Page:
YouTube’s ‘Hellthy Junk Food’ packs a lot of calo­ries into short videos

Santa Fe New Mexican - - TASTY TV -

The YouTube chan­nel may be called “Hellthy Junk Food” but don’t ex­pect to see recipes for a tofu Big Mac or quinoa dough­nuts there.

No, the iron­i­cally-ti­tled chan­nel of 5-10 minute videos hosted by JP Lam­bi­ase and his girl­friend Ju­lia Goo­lia (aka Yarin­sky) is ba­si­cally a how-to on re-cre­at­ing fa­vorite and iconic junk foods with their own per­sonal flair, be it the four-pound McDon­ald’s hash­brown (com­plete with the golden-arched sleeve) or the gi­ant Swiss roll (which checks in at a whop­ping 12,000 calo­ries). There are also un­usual com­bi­na­tions such as the mac-and-cheese-stuffed fried chicken and its evil twin, the fried-chicken-stuffed mac and cheese.

For this, Lam­bi­ase en­velops a piece of fried chicken in mac and cheese, wraps the con­coc­tion in wax pa­per and freezes it overnight. The next morn­ing, he rolls it in egg and flour and deep-fries, bakes and then deep-fries it again for ex­tra crispi­ness. On screen, it looks in­cred­i­ble and both say it tasted even bet­ter.

“Very good com­bi­na­tion,” Lam­bi­ase says, “Mac and cheese and fried chicken, it just works. And at the end of the day no­body got sick, so that’s im­por­tant.”

“We try to work off of dif­fer­ent seg­ments,” Yarin­sky ex­plains. “The thing-in­side-of-a-thing seg­ment. We also do like a test-kitchen seg­ment and we do copy­cat recipes. We have our gi­ant-food seg­ment on our chan­nel. So all these dif­fer­ent types of shows on our chan­nel.”

There are also road seg­ments, such as re­cent videos that show the cou­ple in Chicago sam­pling dif­fer­ent eater­ies’ deep-dish pizza and also go­ing out for a fine­din­ing ex­pe­ri­ence in an episode ti­tled “What Does a $1,000 Din­ner Look Like?”

“It was a two-Miche­lin-star restau­rant, Ori­ole, and it was $195 per per­son,” Lam­bi­ase ex­plains. “So one of the things we wanted to have is buzz­words say­ing a $1,000 din­ner be­cause the whole din­ner came to $1,000 but that was for four peo­ple. So I think it was priced fairly for the ex­pe­ri­ence that we got.”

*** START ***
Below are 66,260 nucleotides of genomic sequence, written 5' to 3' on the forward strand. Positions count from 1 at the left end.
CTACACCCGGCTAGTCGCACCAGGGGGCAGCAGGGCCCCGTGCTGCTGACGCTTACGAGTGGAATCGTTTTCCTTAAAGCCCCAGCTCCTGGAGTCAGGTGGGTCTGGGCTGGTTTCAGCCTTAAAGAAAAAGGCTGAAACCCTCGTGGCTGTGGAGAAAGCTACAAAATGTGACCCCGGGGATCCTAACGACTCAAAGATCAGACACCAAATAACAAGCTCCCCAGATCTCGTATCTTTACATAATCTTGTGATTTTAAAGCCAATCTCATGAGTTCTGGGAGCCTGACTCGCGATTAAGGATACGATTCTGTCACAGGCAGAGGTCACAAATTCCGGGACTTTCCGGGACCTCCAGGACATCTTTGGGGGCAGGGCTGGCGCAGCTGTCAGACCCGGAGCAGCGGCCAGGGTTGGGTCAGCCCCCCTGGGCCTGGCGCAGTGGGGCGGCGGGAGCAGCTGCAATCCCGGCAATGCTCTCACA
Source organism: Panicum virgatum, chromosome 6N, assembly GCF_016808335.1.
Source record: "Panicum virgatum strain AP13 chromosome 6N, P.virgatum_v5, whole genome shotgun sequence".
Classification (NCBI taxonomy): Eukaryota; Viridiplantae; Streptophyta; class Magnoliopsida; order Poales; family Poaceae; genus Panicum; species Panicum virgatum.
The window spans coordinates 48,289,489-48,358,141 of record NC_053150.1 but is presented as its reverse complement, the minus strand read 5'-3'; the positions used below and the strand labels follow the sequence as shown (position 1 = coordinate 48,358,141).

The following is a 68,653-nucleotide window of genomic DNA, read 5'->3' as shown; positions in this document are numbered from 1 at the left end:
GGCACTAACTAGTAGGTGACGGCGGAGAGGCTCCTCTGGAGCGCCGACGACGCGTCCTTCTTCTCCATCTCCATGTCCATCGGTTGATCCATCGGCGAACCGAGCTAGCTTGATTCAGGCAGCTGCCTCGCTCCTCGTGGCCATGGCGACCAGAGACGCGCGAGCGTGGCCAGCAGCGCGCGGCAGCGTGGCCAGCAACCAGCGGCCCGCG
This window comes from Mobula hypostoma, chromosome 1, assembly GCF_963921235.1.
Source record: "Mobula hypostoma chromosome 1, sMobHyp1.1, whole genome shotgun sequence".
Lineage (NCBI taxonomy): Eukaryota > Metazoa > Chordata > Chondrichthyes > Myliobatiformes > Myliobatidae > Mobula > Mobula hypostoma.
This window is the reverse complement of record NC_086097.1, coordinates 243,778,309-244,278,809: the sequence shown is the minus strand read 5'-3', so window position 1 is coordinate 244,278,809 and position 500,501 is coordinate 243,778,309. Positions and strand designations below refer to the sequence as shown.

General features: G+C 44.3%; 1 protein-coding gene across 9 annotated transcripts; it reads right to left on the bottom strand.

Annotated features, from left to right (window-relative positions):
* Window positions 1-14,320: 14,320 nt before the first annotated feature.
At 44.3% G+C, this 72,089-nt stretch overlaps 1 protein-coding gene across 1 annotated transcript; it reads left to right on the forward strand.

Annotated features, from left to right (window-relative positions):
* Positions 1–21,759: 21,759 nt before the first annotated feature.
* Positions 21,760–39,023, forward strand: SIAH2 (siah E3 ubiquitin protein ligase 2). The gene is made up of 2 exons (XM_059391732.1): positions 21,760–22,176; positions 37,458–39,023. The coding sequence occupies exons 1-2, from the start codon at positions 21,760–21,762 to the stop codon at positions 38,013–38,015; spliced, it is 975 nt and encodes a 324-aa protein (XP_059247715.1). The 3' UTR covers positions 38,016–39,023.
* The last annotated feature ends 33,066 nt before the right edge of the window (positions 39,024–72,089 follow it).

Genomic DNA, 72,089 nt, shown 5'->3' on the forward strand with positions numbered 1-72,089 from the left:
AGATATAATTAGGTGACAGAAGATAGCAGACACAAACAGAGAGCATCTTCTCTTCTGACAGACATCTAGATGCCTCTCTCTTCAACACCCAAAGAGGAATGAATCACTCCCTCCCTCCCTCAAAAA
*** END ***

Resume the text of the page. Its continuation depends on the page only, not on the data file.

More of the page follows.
“If you’re a huge foodie,” he con­tin­ues, “$200 for a meal is more like $200 for an ex­pe­ri­ence. So some­one might go to a play or a the­ater and spend $200 ... . But when you truly love food and have a pas­sion for it and you want to ex­pe­ri­ence some­thing you never ex­pe­ri­enced be­fore, that $200 is worth it.”

Lam­bi­ase and Yarin­sky came to “Hellthy Junk Food” from dras­ti­cally dif­fer­ent back­grounds, he from me­chan­i­cal engi­neer­ing and fast food and she from ra­dio ad­ver­tis­ing and fine din­ing, much of which comes into play in their videos.

“A lot of the stuff we’ve done has been engi­neered,” Lam­bi­ase ex­plains. “Dif­fer­ent types of recipes or equip­ment we need or molds or stuff to cre­ate the un­known has re­ally uti­lized a lot of my back­ground be­ing able to cre­ate this. Be­cause cooking is a science and needs to be engi­neered in a proper way to ex­e­cute some of the stuff we’ve done.”

JP Lam­bi­ase and Ju­lia Goo­lia

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